Dispute resolution: training the litigant

by Bronwyn Lincoln

Many companies involved in major disputes, particularly where those disputes have been resolved through litigation or arbitration, look back on the process as expensive, time consuming and, above all, frustrating. The frustration often arises because when embarking on litigation or arbitration, the company managers and executives are moving into an area beyond their comfort zone and outside both their area of technical expertise and their personal experience.

The process which unfolds is therefore foreign and unexpected. Demands might be made of the party to the proceedings which appear to have little relevance to commercial objectives. The detail sought after by lawyers representing the company might appear unimportant and immaterial in the scheme of things. The timing of the demands made on the party interrupts business and suggests to the persons immediately involved that there is a lack of planning or lack of project management on behalf of the legal team representing their interests.

Many of the surprises in litigation and arbitration can be avoided if the party involved in the dispute understands the process (including the numerous 'twists' which litigation and arbitration can take) and appreciates those elements of the process which can be controlled by their lawyers and those elements which are almost entirely dependent on other parties to the proceedings or by the court or other judicial or determining authority.

This understanding can also lead to a reduction in legal fees: if the party on whom demands are made by lawyers to provide documentation or information understands why that information or why those documents are required from the beginning, it can respond more efficiently to the demands and save work being repeated by lawyers at significant hourly rates. In repetitive transactions, such as the supply of products to various purchasers, the way in which a company records those transactions and archives its documents and the manner in which that information might be used as a defence to a claim or to pursue outstanding monies, can save money down the track should a dispute arise.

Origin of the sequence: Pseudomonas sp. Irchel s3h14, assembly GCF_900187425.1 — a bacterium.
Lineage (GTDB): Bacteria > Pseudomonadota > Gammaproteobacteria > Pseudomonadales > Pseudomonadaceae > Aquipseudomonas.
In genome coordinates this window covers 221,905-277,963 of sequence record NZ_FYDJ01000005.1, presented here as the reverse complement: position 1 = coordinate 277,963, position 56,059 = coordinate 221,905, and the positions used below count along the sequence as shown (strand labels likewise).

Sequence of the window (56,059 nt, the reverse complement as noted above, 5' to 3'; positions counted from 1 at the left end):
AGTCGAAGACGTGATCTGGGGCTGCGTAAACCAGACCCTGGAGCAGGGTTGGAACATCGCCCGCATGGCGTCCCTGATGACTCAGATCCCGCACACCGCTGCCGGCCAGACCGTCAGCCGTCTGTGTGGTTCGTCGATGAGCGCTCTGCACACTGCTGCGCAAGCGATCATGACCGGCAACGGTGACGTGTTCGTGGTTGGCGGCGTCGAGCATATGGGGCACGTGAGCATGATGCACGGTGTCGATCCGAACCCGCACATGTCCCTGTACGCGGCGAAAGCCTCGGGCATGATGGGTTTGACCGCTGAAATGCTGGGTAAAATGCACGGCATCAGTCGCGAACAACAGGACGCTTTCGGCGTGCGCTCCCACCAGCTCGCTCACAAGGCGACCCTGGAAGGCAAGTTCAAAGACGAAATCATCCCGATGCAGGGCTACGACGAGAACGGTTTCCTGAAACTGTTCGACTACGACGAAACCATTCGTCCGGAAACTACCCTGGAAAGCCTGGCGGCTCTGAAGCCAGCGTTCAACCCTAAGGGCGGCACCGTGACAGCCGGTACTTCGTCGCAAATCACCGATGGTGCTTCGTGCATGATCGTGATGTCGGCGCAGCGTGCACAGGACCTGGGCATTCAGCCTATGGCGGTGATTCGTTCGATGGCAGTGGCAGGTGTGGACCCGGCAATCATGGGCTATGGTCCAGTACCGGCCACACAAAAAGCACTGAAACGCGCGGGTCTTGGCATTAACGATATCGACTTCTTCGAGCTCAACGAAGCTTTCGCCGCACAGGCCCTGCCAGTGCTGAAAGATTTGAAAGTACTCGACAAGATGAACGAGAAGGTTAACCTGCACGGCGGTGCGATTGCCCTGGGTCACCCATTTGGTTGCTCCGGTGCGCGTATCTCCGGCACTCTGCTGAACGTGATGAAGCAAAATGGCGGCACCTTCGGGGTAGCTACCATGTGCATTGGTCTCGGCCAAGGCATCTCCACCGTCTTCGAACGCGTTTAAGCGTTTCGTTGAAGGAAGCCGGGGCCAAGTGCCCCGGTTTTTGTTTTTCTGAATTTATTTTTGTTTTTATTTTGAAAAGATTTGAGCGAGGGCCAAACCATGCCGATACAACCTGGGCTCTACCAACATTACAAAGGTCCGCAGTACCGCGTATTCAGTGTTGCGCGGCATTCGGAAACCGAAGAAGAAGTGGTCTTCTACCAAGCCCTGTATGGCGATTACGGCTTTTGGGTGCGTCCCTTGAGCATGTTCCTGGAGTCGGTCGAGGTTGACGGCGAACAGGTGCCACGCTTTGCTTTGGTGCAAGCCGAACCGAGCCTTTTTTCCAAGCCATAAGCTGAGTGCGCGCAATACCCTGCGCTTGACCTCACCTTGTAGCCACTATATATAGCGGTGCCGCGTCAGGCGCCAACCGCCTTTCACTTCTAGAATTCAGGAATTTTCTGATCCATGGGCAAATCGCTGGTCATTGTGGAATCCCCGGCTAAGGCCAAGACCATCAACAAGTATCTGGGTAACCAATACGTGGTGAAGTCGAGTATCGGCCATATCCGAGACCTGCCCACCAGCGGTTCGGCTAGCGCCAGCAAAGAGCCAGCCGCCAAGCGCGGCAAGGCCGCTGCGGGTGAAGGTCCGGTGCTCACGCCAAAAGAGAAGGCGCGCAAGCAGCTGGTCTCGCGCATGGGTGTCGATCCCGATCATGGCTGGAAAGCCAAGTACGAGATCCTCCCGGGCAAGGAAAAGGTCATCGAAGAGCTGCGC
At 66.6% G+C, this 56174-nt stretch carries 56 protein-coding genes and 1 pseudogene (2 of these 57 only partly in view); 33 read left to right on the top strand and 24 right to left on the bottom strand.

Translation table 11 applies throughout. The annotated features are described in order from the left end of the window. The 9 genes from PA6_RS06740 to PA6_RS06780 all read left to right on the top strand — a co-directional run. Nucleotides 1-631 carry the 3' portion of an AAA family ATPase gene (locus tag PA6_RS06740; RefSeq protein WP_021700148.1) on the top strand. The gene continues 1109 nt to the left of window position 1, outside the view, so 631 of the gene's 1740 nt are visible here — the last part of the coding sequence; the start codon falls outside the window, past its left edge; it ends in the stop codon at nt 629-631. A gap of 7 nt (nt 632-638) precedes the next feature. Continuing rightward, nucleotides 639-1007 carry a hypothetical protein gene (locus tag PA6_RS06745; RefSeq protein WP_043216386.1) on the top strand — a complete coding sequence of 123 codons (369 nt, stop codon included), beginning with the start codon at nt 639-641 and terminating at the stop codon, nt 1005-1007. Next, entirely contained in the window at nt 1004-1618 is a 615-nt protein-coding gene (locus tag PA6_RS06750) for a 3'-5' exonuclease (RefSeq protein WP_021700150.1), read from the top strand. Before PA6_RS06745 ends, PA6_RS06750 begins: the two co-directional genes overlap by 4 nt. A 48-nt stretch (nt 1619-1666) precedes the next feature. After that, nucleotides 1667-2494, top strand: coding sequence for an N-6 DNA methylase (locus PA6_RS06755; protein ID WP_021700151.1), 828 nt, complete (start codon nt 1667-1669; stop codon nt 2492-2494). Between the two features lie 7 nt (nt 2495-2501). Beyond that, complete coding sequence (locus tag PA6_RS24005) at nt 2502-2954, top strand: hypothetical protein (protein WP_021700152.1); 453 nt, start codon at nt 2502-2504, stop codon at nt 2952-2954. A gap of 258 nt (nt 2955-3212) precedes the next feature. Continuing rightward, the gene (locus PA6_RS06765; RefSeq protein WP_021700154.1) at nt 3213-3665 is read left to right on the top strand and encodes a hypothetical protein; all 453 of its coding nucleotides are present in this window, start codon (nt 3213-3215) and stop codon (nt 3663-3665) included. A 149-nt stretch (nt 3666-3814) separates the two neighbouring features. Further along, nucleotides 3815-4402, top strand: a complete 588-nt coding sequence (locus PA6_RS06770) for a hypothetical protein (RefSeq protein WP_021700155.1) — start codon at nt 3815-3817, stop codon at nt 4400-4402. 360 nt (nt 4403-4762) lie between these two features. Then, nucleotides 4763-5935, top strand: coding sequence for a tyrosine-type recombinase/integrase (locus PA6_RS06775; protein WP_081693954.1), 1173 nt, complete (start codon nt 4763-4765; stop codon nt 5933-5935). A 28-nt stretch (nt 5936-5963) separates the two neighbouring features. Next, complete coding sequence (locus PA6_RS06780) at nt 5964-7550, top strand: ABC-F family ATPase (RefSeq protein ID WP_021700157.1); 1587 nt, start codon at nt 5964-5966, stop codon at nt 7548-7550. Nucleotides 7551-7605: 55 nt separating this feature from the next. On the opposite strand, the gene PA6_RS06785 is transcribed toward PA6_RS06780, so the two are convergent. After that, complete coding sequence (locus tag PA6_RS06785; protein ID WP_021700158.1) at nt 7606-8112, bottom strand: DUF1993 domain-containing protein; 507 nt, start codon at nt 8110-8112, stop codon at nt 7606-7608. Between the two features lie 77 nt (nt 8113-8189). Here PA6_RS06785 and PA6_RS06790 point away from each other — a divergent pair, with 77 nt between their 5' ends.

When a company makes the decision to commence litigation or arbitration proceedings or at the time a company is given notice of a claim against it, the first step that company should take is to ensure that the dispute resolution procedure selected is fully understood by the persons who will be providing the instructions to the company's lawyers. This understanding needs to go beyond a peripheral knowledge and needs to be conveyed beyond the company executives. The training should extend to all those who are likely to be involved in some way in the proceedings either as support to the legal team, decision makers or witnesses. It should include an introduction to court or arbitration procedure, document discovery obligations, principles such as legal professional privilege and waiver of that privilege, and some very basic rules of evidence. The time taken in satisfying this first step will pay off tenfold should the dispute run its full course through either the courts or an arbitration hearing.